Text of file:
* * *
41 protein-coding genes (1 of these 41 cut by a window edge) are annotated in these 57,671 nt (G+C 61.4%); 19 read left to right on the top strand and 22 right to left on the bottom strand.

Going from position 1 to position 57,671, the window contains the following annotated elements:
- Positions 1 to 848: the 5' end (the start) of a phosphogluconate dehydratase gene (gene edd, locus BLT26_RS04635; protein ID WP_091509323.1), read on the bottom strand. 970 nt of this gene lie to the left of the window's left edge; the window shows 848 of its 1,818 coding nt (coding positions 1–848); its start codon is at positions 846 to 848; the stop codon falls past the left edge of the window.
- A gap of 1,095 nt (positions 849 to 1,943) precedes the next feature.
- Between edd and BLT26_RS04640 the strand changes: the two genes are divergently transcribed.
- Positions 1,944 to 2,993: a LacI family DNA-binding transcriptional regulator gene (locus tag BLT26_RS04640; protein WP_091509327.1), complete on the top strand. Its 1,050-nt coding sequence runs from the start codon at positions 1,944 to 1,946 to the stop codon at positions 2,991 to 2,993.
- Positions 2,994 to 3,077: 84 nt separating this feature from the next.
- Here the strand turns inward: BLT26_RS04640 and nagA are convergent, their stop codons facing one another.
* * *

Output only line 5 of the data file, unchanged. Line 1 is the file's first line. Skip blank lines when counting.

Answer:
- Between edd and BLT26_RS04640 the strand changes: the two genes are divergently transcribed.